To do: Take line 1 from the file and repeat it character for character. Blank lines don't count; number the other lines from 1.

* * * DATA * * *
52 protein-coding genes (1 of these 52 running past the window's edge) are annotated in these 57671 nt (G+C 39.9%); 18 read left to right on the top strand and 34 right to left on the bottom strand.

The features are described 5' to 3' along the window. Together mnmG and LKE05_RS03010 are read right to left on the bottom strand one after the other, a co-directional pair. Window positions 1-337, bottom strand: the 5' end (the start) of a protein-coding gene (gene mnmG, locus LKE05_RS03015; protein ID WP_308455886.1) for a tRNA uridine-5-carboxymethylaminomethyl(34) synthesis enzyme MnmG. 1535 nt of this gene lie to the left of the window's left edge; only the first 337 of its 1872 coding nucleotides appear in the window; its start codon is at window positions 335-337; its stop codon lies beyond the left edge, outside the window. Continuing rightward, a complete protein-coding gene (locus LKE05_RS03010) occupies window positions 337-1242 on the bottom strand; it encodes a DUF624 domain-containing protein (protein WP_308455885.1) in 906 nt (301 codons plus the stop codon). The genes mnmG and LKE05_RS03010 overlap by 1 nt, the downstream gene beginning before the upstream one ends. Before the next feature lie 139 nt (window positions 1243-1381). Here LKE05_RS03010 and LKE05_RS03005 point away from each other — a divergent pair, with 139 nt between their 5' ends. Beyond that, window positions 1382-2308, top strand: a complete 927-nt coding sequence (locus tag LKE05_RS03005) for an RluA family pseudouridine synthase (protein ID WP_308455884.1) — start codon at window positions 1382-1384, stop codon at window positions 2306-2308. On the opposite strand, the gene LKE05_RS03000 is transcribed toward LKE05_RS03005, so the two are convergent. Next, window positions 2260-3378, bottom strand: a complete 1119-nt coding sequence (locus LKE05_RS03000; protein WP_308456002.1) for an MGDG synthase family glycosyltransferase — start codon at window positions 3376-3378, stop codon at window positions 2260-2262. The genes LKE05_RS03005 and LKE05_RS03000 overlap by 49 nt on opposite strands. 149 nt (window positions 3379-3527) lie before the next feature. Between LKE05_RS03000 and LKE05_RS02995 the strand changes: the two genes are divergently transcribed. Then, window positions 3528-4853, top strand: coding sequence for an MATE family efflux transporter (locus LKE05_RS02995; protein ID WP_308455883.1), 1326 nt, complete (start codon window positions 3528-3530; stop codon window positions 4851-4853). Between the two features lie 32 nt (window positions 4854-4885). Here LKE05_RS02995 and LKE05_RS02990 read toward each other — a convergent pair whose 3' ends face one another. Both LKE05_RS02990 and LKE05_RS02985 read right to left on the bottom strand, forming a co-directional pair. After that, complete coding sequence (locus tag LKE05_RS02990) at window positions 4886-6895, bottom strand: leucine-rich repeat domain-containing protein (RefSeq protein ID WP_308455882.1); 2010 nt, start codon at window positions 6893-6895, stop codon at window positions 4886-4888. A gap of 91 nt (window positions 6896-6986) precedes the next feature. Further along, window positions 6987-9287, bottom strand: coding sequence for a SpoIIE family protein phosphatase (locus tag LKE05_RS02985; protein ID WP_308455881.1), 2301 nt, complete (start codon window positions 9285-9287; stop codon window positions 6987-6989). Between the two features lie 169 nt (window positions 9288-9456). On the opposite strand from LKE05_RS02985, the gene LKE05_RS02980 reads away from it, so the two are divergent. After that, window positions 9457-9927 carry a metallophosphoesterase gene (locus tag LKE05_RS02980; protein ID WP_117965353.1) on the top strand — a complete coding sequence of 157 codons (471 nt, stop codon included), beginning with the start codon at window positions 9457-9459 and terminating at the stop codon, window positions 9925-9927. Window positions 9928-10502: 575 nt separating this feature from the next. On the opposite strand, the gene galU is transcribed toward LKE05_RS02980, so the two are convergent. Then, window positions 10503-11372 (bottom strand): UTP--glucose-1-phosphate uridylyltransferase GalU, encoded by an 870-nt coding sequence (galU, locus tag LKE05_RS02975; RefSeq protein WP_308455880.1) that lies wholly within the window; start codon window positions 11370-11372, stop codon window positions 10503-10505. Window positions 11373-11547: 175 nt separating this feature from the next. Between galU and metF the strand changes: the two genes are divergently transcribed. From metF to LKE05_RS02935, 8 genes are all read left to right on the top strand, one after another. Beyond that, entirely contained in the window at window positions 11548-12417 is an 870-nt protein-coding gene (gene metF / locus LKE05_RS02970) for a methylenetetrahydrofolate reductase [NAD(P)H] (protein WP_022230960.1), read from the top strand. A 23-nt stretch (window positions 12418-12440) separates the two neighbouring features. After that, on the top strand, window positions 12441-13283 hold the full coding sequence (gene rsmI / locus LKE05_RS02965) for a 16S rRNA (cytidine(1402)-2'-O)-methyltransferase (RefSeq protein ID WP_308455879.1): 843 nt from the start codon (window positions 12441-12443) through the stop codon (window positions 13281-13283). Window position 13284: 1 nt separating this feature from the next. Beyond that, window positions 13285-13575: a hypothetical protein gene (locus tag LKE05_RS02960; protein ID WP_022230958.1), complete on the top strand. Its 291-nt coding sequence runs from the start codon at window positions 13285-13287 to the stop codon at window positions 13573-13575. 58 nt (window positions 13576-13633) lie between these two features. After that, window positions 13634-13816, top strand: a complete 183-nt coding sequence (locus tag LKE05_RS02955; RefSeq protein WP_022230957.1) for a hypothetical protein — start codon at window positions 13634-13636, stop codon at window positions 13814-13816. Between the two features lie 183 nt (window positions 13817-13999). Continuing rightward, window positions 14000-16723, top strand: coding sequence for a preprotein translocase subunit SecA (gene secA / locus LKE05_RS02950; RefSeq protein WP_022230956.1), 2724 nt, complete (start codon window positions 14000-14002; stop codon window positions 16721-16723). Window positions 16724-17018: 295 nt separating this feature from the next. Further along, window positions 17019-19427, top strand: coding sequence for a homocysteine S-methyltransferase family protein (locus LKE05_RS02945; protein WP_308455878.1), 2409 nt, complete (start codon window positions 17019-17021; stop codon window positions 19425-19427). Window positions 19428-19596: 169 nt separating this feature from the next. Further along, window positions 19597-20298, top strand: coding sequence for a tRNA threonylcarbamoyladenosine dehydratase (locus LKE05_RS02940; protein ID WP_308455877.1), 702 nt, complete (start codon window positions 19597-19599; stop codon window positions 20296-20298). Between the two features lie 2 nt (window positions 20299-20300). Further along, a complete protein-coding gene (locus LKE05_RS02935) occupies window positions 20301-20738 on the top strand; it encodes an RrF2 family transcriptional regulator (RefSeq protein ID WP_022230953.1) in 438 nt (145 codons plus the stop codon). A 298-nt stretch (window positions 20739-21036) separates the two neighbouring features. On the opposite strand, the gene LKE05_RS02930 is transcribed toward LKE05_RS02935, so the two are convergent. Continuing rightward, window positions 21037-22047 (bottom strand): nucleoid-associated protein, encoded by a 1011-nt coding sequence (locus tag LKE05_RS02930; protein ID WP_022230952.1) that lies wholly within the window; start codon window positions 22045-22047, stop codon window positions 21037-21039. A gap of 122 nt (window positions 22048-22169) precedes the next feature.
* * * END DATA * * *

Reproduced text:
52 protein-coding genes (1 of these 52 running past the window's edge) are annotated in these 57671 nt (G+C 39.9%); 18 read left to right on the top strand and 34 right to left on the bottom strand.